Canadian-Born Cruz Gets Eligibility Suit Tossed by Judge

Updated on
  • Presidential candidate says he's a `natural-born' citizen
  • Case filed by Houston lawyer who says he fears election chaos

Republican presidential candidate Ted Cruz speaks on April 11, 2016, in San Diego, California.

Photographer: BILL WECHTER/AFP/Getty Images

A federal judge in Texas threw out a challenge to Republican presidential candidate Ted Cruz’s eligibility to serve if he wins, saying there’s no legal basis to question the senator’s status as a “natural-born” U.S. citizen.

U.S. District Judge Gray Miller dismissed the case Wednesday in Houston, saying the plaintiff, Newton Schwartz, an attorney who represented himself, lacked standing. Similar suits have failed in New York, Illinois and Florida.

“You just want me to make a decision one way or the other,” the judge said to Schwartz. “And quickly," Schwartz replied. "We want to get to New Orleans as fast as we can,” he said, referring to the U.S. Court of Appeals in New Orleans.

A Utah man behind a similar case in Salt Lake City last week became the first to ask the U.S. Supreme Court to weigh in on the ramifications of Cruz’s birth in Canada to an American mother after a federal judge threw out his claim on the grounds that he hadn’t been personally harmed by Cruz.

The issue of Cruz’s birth gained traction after Republican front-runner Donald Trump questioned the Texas senator’s eligibility in televised interviews. The real-estate mogul argued the uncertainty could lead to a years-long court battle if Cruz won the Republican nomination, though many legal experts contend Cruz is eligible because his mother was an American citizen.

In the Texas case, Cruz argued the court system shouldn’t “entangle itself in a political controversy” and should steer clear of an issue the Founding Fathers reserved for Congress. “The Constitution commits decisions about presidential eligibility to the House of Representatives and the Electoral College,” the senator’s lawyers said in court filings.

‘Personal Stake’

Cruz also argued that Schwartz hadn’t demonstrated any “personal stake in the outcome” of the case. “He vaguely intimates that federal courts exist to settle citizens’ disagreements about constitutional questions,” the lawyers said in a court filing. But at best, they said, the Houston lawyer “brings a generalized grievance that, were there any merit to it, the public at large would share.”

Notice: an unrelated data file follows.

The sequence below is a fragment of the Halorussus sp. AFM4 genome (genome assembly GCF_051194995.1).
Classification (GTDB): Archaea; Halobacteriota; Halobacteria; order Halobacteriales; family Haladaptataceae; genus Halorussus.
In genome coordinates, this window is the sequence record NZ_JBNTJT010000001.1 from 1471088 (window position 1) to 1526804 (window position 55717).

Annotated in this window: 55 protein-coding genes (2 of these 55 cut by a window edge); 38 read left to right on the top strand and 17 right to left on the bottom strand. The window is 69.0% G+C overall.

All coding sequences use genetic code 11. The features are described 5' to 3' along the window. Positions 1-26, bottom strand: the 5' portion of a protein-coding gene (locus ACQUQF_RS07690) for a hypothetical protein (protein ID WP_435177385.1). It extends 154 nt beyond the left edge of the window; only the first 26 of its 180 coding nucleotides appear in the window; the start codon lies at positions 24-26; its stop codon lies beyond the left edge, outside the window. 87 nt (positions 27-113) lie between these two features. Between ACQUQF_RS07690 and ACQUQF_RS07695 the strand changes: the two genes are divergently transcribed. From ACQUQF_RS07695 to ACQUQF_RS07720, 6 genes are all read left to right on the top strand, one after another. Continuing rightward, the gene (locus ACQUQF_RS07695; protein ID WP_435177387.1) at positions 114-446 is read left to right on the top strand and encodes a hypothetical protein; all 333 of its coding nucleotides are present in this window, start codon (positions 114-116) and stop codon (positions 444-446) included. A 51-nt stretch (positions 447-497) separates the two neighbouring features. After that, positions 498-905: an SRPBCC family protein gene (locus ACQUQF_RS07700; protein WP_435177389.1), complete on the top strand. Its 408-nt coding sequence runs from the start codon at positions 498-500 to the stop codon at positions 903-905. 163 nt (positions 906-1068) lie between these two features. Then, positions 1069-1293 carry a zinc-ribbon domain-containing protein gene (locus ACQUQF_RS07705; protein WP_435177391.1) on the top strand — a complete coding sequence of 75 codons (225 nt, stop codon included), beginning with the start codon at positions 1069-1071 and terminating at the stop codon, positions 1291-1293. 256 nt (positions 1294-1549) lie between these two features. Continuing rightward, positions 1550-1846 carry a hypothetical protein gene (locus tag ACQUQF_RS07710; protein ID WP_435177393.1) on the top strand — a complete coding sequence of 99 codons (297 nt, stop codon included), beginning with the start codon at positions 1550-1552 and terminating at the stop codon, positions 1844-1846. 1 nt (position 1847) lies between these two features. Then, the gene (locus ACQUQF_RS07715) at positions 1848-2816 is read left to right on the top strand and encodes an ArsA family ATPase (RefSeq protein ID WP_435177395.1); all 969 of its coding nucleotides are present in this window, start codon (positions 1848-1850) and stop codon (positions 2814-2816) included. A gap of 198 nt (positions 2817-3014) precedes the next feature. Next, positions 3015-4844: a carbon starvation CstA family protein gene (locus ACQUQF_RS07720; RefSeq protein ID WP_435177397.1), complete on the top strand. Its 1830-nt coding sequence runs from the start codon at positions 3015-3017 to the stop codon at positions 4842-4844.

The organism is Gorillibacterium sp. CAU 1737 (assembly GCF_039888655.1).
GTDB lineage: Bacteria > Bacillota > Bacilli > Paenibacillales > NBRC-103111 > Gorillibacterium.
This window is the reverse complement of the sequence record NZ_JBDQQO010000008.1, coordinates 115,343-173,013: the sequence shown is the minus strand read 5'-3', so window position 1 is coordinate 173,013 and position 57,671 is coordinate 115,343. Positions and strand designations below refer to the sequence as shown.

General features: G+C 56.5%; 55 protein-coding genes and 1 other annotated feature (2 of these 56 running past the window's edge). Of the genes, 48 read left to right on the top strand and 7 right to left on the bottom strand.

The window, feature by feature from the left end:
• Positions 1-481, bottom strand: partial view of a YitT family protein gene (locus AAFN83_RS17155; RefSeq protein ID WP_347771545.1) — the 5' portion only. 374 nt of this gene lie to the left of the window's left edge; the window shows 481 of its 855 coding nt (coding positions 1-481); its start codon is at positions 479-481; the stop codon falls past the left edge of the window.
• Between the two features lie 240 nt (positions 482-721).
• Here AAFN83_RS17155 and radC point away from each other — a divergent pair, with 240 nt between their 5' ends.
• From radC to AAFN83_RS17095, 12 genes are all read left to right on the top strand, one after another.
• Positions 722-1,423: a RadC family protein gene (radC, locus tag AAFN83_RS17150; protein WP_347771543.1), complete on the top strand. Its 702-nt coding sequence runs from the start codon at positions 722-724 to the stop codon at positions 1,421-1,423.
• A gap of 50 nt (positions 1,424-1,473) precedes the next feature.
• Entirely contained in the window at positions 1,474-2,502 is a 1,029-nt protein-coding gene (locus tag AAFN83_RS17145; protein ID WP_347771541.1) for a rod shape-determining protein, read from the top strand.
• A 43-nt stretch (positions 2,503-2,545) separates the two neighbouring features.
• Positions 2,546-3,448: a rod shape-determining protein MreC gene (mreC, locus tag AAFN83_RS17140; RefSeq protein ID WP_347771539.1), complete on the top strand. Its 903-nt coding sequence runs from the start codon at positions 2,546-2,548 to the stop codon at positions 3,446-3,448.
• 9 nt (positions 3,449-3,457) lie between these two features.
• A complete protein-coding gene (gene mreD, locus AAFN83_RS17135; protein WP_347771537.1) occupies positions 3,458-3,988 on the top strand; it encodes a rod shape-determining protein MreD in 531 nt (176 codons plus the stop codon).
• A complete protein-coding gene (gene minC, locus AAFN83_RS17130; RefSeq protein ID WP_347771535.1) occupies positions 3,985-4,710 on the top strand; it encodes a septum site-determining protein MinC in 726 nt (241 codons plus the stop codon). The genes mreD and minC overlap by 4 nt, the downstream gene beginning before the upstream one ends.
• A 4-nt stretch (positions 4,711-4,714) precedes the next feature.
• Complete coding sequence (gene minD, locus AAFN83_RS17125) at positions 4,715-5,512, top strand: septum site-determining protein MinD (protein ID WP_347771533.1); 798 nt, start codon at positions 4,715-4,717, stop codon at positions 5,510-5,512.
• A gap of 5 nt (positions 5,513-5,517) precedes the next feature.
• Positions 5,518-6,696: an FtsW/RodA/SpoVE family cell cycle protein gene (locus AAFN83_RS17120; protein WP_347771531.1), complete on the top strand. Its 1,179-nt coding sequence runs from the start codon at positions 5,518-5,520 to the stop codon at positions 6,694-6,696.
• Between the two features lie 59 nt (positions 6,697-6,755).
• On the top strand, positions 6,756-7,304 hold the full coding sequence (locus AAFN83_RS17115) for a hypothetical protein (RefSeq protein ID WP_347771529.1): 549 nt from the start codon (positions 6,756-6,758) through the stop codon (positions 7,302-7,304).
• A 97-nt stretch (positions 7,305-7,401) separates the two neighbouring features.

Schwartz, portraying the fight as a matter of national urgency, argued courts should determine Cruz’s eligibility to serve as president now to avoid dumping a post-election decision into the lap of the Electoral College or a lame-duck Congress in December.

Cruz’s continued rise in the polls adds urgency to the fight, Schwartz said in an interview. “He’s been gaining delegates in places where it wasn’t expected; even in states he loses he comes out with a third of the delegates,” Schwartz said. “What if Cruz is elected and a court determines then he’s not eligible? It’s going to be chaotic.”

If the courts “kick the can down the road” and let politicians with questionable allegiances decide after the November election, those proceedings will “come far too late” and lead to “predictable chaotic results,” Schwartz argued.

Schwartz pointed to the messy court fight that dragged out the 2000 presidential election between Democrat Al Gore and Republican George W. Bush as an example of what he hopes the country can avoid. The U.S. Supreme Court decided that contest weeks later by a 5-4 vote, which many Americans still refuse to accept.

The case is Schwartz v. Cruz, 4:16-cv-00106, U.S. District Court, Southern District of Texas (Houston).